As part of our HB710 – Applied Environmental Physiology – Module which sits within our MSc in Applied Sport Physiology or Applied Exercise Physiology we ran a debate yesterday which we have run for the last few years on which environmental extreme is worse – heat, cold or altitude? The idea came from two BBC articles that posed the question of which environment was more challenging. It was a fun activity at the start of the module to help contextualise some of the problems that environmental extremes can bring and allow some of the students who are newer to environmental extremes to become acquainted with the subject and considerations. There is an underlying objective, which is to make the students think more about how they use research evidence, especially in graphical or tabular form to strengthen their arguments and rationales as this will help them later in the module’s assessment, but also stand them in good stead beyond their degree.
Students were given a framework of five sections to pitch their evidence around:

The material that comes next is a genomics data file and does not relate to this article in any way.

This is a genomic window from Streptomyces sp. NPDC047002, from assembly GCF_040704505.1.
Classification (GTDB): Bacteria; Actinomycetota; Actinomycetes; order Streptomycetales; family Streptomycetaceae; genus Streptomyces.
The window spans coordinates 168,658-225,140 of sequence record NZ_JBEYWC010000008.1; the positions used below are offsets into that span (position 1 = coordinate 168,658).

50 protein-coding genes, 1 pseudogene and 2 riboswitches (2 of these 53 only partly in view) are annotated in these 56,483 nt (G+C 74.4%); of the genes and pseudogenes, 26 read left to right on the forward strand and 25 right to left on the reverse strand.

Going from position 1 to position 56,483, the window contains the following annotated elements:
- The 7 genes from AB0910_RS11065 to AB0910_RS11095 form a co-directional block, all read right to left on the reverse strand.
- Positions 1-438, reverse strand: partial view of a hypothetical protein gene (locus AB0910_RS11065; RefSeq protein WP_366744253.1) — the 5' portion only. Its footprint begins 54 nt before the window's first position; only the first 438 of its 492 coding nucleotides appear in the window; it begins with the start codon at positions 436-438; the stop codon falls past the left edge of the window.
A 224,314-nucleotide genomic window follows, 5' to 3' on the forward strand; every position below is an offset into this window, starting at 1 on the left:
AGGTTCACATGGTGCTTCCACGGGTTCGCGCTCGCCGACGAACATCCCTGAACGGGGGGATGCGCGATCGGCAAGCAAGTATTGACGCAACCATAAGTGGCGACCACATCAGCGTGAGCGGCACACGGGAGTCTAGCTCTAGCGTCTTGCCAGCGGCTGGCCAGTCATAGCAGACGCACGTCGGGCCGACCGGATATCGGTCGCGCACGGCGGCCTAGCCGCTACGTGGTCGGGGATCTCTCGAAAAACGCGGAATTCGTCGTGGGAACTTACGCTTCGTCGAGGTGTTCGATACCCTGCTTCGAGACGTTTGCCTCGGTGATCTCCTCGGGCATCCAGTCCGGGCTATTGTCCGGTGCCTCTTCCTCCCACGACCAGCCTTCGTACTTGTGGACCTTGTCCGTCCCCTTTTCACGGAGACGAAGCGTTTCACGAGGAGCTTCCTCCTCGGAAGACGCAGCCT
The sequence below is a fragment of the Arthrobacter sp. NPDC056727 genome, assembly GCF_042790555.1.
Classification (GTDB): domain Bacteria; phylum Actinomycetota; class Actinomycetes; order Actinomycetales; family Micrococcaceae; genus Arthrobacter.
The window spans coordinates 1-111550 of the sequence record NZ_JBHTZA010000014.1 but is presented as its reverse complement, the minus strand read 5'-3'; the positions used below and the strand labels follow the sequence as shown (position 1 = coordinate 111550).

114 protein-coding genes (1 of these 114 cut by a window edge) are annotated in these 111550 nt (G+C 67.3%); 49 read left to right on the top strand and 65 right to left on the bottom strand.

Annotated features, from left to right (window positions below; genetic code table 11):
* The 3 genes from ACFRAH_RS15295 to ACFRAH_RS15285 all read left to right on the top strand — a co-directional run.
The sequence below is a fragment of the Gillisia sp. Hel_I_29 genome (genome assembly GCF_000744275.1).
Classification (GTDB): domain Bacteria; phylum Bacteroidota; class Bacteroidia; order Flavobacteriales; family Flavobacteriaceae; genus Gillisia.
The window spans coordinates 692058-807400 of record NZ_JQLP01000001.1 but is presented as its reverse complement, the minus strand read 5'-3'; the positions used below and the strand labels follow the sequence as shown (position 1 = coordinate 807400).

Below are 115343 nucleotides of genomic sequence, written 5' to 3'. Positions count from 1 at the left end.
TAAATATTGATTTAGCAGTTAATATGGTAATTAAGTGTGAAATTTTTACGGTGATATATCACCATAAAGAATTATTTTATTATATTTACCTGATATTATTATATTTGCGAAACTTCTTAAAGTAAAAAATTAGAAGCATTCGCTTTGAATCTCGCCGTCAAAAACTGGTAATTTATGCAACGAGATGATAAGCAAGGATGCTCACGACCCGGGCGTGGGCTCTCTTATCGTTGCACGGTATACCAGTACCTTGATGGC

- Effect of the environment on sports performance
- Proximity environment brings an individual to a physiological limit
- Severity of injuries and illnesses in the environment
- Mortality and morbidity incidence data form the environment
- How we might have evolved to cope with the environment
The students were lively and started to challenge the other groups on the evidence they were using which was good to see. It was also pleasing to see some had done their directed study of watching the GL Brown Lecture that Professor Mike Tipton MBE delivered in 2015 on ‘Extreme Threats – Environmental Extremes: Origins, Consequences & Amelioration’. The ‘altitude is worse’ group even cited material from the presentation in their defence.
As to the winner, Dr Neil Maxwell (judge) sat on the fence a little by saying it depended on the situation, criteria used and the weighting of this criteria and he said “it was not possible to be definitive. Much like the ’cause of fatigue’, it depends on so many factors”. However, it made for an interesting MSc session that the students engaged really well with.
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